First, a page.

Being Physical with Worship. The spiritual and the physical belong together, and are in fact inseparable. We were created as whole beings with a mysterious fusion of body and spirit and soul and body and everything else that constitutes our personhood. Not only that, the Incarnation reveals how important the body is to Creator God. In a sense, the idea, the reality, of God taking on a physical body was actually a spiritual act. We need to make sure we incarnate our worship. So worship of our Creator needs to include the body if we want to worship with our whole selves. Physical acts of worship become meaningless if it is done thoughtlessly, without its intention of worshipping God. But worship is not limited to the nonphysical, the so-called spiritual either, or one is not truly involved fully in the act of worship. As Rev. Josef Ratzinger once wrote in his excellent article, The Theology of Kneeling, “The bodily gesture itself is the bearer of the spiritual meaning, which is worship. Without the heart of worship, the bodily gesture would be meaningless, while the spiritual act itself must of its very nature express itself in the bodily gestures.” So physical gestures are invaluable in the act of worship. They can point to spiritual truths, they can stimulate worshipful acts, and they can enable a fuller expression of awe, lament, adoration and worship. Using the body helps us to put the Gospel message into motion. The movement of one’s body can be a sign that communicates a message… Do you want to signal to God that you submit to Him, that you want to confess to Him, that you adore Him, that you intend to follow Him in trust? There are gestures and postures and movements that can express what is on your heart without any use of words. Body language is vital to spiritual life and expression. In this blog series entitled “Physical Worship,” I will focus on the worshipful use of the body through such gestures and movements as: prostration before God; sitting at the feet of Jesus; standing in respect and oneness; kneeling in submission; walking in order to follow; running the good race; jumping for joy; lifting up the heart and hands; offering the kiss of peace; and the act of crossing oneself with the sign of the Cross. This is important: Physical postures and actions during worship reflect the attitudes of the heart, but they can also help produce the attitudes of the heart.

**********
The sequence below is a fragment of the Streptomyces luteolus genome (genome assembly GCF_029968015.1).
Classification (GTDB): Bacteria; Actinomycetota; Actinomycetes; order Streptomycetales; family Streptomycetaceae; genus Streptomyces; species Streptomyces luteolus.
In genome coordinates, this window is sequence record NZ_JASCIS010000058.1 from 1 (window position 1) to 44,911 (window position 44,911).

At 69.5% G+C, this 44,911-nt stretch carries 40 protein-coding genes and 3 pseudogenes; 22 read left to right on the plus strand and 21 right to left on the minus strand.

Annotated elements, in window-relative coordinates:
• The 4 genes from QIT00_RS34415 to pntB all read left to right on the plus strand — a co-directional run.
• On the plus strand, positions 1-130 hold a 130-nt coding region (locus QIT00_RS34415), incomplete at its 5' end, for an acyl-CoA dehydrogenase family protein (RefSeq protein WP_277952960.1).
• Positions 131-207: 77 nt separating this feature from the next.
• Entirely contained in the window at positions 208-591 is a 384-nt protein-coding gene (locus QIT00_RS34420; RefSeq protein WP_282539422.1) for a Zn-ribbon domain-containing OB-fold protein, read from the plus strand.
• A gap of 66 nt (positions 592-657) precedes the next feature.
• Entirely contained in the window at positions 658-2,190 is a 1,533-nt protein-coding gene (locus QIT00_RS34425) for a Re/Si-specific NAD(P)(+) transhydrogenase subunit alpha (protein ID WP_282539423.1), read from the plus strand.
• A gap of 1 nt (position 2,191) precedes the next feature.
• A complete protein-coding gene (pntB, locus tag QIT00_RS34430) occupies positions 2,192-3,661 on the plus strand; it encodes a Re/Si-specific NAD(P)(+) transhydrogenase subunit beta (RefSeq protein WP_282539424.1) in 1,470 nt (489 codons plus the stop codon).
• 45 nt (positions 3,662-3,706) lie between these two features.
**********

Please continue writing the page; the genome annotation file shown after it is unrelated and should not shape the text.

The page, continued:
Amad – The common Hebrew word that means to stand; to remain upright; to station oneself; to make a stand.

“Ezra opened up the Book of the Teachings of the Lord teaching the Book from sunrise to noon. All the people could see him because he was standing above them; and as he opened it, the people all stood (amad) up. The Levites instructed the people in the Teachings while the people were standing (amad) there. They read from the Book of God’s Teachings, making it clear and giving the meaning so that the people could understand what was being read.” (Nehemiah 8:5-8).

Standing in place has been the traditional position of prayer and worship in the Judeo-Christian faith since ancient times. Jesus could assume in Mark 11:25 that one would be standing when in prayer, because that was just the way it was done… “When you stand praying…” Virtually all the ancient Jewish prayers required that a person stand. There were many reasons to stand… Gratitude for God’s goodness; proclamation of God’s Word; the awe of His power; the reverence for God’s Name; the honor due God’s presence; the recognition of His holiness; the respectful attention that was needed to be alert and focused. All of these heartfelt attitudes invited the believer to stand, and that body position was traditional in the Christian church until the Protestant Reformation in the 16th century AD, when the focus in the protesting churches went from standing to worship to sitting to listen.

There are too many examples of the importance of standing in the Hebrew Bible to recount here, but consider these passages:

(1.)  “And whenever Moses went out to the tent, all the people rose and stood at the entrances to their tent, watching Moses until he entered the tent. As Moses went into the tent, the pillar of cloud would come down and stay at the entrance, while the Lord Yahweh spoke with Moses. Whenever the people saw the Pillar of Cloud standing at the entrance to the tent, they all stood and worshipped, each at the entrance to his tent.” (Exodus 33:8-10).

(2.)  “Then Solomon said, ‘The Lord has said that He would dwell in a dark cloud. I have built a magnificent temple for You, a place for You to dwell forever.’ While the whole assembly of Israel was standing there…  ‘His mercy endures forever.’ Opposite the Levites, the priests blew their trumpets, and all the Israelites were standing.” (2 Chronicles 6:3 and 7:6).

(3.)  “And Jehoshaphat prayed, ‘If calamity comes upon us, whether the sword of judgment, or plague or famine, we will stand in your presence before this Temple that bears Your name and will cry out to you in our distress, and you will hear us and save us… All the men of Judah, with their wives and children and little ones, stood there before the Lord Yahweh.” (2 Chronicles 20:9, 13)